const path = require('path');

const dynamodb = new aws.DynamoDB(config.dynamodb);

let migrationDir = path.resolve(__dirname, './dynamodb-migrations');

return dynograte.migrate({

dynamodb: dynamodb,

migrationTableName: 'my-awesome-migration-table',

migrationDir: migrationDir


This will create a table to store migration records named my-awesome-migration-table and run the migrations stored at the relative path ./dynamodb-migrations. You can also use this in conjunction with dynamoose although somewhat indirectly. You can’t pass the dynamoose object through dynograte and need to use dynamoose.ddb() to obtain the AWS.DynamoDB object. You can however re-import dynamoose into each of your migration files. A migration file will look something like this:

//import dynamoose

exports.up = function(dynograte) {

//dynamoose code to perform a migration


Inside the function block is where all of your code to perform the migration will go. You can perform any action here that is allowed by the AWS SDK to interact with dynamoDB. You can also supply other values to export to modify how the migration executes such as exports.retry = true to retry the migration if it fails. Rolling back a migration can be performed by using exports.down in place of exports.up, but requires writing your own rollback method.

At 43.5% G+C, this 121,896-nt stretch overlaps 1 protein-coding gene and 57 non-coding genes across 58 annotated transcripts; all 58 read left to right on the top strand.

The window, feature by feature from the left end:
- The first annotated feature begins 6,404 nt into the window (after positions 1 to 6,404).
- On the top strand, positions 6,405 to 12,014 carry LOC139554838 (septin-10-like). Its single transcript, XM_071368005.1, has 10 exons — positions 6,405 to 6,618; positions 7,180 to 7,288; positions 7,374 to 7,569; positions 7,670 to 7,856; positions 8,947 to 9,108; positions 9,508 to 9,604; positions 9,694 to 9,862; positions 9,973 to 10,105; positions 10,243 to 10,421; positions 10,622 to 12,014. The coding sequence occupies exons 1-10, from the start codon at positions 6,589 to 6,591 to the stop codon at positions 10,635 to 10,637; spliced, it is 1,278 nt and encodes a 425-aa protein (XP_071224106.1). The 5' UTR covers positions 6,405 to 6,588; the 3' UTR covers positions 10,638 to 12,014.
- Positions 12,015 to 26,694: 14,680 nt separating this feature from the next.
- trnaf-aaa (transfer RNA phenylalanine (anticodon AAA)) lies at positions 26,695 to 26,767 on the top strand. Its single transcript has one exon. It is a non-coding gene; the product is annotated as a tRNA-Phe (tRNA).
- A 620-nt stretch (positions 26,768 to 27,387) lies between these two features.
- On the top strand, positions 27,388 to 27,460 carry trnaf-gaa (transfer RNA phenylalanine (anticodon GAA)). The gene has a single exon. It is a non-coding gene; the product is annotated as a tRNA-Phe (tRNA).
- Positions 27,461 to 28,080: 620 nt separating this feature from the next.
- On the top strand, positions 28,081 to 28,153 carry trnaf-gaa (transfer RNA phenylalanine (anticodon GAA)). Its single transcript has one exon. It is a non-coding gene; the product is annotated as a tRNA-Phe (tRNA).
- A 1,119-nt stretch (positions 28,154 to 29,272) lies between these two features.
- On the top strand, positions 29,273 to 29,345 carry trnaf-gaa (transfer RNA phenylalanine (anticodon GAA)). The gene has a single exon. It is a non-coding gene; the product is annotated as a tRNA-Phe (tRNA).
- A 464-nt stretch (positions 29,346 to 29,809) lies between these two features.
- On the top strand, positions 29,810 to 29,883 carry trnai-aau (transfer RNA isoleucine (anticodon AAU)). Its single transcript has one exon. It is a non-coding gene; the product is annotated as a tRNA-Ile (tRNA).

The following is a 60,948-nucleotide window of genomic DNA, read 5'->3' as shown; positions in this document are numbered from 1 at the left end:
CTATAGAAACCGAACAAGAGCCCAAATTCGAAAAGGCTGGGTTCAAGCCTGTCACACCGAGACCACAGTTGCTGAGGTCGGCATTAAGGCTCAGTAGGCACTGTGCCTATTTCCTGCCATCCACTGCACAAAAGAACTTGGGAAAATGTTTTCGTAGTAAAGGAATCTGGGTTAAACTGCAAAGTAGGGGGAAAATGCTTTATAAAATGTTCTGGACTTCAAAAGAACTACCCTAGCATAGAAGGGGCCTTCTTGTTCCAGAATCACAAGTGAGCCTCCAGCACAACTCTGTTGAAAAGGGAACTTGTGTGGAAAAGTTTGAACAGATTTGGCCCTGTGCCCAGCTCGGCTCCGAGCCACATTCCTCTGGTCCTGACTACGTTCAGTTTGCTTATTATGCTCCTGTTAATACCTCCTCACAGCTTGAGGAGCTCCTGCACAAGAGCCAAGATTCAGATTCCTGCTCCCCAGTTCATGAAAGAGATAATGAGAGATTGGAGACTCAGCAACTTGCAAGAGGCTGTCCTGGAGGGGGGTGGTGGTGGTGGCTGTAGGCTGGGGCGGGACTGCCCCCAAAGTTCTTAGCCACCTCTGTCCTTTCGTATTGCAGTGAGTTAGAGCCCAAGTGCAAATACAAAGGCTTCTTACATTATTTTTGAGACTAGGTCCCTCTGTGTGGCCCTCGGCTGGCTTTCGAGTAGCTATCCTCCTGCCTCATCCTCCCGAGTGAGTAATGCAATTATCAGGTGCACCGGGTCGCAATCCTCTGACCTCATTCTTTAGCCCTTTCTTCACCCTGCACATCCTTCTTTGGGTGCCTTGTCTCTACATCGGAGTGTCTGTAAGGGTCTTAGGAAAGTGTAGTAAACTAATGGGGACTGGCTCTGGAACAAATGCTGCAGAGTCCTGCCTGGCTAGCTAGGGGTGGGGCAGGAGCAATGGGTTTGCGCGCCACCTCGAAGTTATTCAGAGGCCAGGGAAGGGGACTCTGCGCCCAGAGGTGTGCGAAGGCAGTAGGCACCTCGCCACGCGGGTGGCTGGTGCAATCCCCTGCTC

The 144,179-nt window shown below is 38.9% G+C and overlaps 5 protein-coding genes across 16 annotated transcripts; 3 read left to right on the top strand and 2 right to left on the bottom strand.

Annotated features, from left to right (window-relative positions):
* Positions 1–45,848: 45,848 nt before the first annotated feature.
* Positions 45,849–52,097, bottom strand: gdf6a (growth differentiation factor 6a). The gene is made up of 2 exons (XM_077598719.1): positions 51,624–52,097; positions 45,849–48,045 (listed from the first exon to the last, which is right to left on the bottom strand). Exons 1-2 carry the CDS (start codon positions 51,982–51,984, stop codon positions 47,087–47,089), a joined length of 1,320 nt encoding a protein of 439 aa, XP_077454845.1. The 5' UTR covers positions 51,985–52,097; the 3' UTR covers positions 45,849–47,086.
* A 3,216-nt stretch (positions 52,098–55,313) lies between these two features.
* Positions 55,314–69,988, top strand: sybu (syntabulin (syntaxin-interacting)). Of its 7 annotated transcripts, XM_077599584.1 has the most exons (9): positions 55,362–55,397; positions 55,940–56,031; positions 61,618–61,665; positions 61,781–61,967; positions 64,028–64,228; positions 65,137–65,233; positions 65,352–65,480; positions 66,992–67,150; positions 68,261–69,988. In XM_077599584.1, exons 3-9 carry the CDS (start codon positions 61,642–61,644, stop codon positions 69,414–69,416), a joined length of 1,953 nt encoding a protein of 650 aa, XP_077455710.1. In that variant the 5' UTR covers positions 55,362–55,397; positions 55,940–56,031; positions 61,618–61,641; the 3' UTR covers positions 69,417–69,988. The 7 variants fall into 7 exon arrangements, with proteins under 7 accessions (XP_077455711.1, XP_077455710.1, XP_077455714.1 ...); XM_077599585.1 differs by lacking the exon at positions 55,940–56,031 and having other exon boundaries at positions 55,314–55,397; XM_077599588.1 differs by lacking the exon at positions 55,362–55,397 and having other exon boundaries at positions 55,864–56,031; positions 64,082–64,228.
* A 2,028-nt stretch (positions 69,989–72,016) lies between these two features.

How we used it

We used Dynograte in order to migrate a significant change in our production DynamoDB tables. Using this tool, we were able to change the primary and secondary keys for a table (a task that is not possible using the AWS console). We were able to accomplish this by creating a backup of table A, pulling data from table A, manipulating the data, deleting table A, and creating table B with the same name after a successful wait for deletion. This way we were able to keep all current data while changing how the data was accessed through the keys and not losing any associations to our table name stored in other tables.



These three tools great simplify the experience of developing a serverless node application. Utilizing Claudia provides a method for developers to deploy confidently and easily, manage settings and policies, and create API endpoints; Dynamoose simplifies database access by providing more compact and understandable functions to perform actions on your database; and Dynograte simplifies and tracks migrations performed on DynamoDB. By abstracting away the common pain points of AWS development, developers can spend less time managing AWS and spend more time developing their applications.